Since 2009, the Center for State and Local Government Excellence has been conducting surveys on workforce issues facing state and local employers. This report presents both the data from the 2018 survey and comparisons to historical data.
Overall, state and local governments report low incidence of negative employment actions, down significantly from the recessionary levels seen in 2009. For instance, hiring freezes and layoffs, reported in 2009 by 68 percent and 42 percent, respectively, were both reported by 8 percent in 2018. Pay cuts were reported by 9 percent in 2009 and by 1 percent in 2018. While fewer cutbacks might mean a more stable workforce, with current low unemployment rates, there are a wide array of positions reported as being hard to fill. Over 15 percent cite policing, engineering, network administration, emergency dispatch, accounting, skilled trades, and other information technology positions as being a challenge. Looking at voluntary separations, 44 percent report that retirements in the most recently completed year were higher than the year before, and the share of retirement eligible employees postponing their retirement date has fallen by more than half since 2009 (from 44 to 21 percent).
To recruit and retain a skilled workforce, more than 45 percent report offering flexible scheduling or flexible work hours, 65 percent support employee development and training reimbursement, 37 percent are hosting wellness programs or on-site fitness facilities, and 34 percent provide some form of paid family leave. Benefit changes continue to be pursued, although the share of governments making retirement plan changes has decreased from 41 to 16 percent. Looking at individual types of benefit changes, increases in employee contributions for health (32 percent) or retirement (4 percent) are the most common. While the share increasing employee retirement contributions in 2018 may appear small, the percentages increasing those cost-shares in 2012 (19 percent among new employees; 17 percent among current employees) and 2015 (16 percent among new employees; 15 percent among current employees) may indicate that planned changes had already been completed. Overall, only 25 percent feel their employees are financially prepared for retirement, with 47 percent sponsoring financial literacy programs to help those employees plan.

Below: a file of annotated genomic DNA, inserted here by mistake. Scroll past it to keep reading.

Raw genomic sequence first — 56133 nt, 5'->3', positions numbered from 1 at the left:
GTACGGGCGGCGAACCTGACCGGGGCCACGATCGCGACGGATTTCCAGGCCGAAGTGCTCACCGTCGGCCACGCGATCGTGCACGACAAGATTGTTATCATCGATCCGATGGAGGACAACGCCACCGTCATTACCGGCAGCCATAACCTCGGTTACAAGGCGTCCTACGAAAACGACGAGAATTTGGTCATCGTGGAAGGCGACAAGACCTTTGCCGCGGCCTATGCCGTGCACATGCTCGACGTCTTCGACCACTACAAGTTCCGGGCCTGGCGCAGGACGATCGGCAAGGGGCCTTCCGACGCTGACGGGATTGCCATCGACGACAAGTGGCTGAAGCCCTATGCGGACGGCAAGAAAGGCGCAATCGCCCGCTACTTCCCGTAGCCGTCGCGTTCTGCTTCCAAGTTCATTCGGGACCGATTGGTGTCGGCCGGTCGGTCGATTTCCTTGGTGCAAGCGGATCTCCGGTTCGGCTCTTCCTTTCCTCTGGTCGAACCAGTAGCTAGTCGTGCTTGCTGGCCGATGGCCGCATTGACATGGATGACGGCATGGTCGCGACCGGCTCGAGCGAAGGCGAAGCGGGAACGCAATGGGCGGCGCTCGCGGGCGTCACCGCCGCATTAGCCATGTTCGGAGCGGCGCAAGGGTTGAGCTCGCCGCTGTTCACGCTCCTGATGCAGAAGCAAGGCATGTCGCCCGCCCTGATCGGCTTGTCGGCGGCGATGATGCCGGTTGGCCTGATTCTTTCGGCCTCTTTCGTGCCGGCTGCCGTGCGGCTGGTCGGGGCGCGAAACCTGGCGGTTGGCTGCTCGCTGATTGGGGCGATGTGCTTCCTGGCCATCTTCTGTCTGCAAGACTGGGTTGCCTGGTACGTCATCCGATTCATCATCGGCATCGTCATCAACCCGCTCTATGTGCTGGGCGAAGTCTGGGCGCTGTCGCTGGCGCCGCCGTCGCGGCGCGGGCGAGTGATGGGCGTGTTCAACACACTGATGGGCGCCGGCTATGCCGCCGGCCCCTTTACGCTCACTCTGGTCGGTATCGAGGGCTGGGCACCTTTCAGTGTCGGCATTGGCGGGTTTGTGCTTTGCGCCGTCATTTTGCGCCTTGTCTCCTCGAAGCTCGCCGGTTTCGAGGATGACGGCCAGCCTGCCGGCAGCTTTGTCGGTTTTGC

Among the top workforce priorities, 82 percent report staff recruitment and retention, with employee morale close behind at 80 percent. In 2012, those concerns were cited by 39 and 67 percent, respectively, with the top concern at the time being the public perception of government workers (74 percent). While this last category might seem a vain concern, such perceptions can impact the ability to attract talented new job candidates into the public service profession.
The online survey was conducted from March 22 to April 16, 2018 by the Center for State and Local Government Excellence (slge.org
) with 337 public human resource professionals submitting responses. All bar and pie charts in this report are for 2018 data. Time series line graphs display comparisons to prior surveys.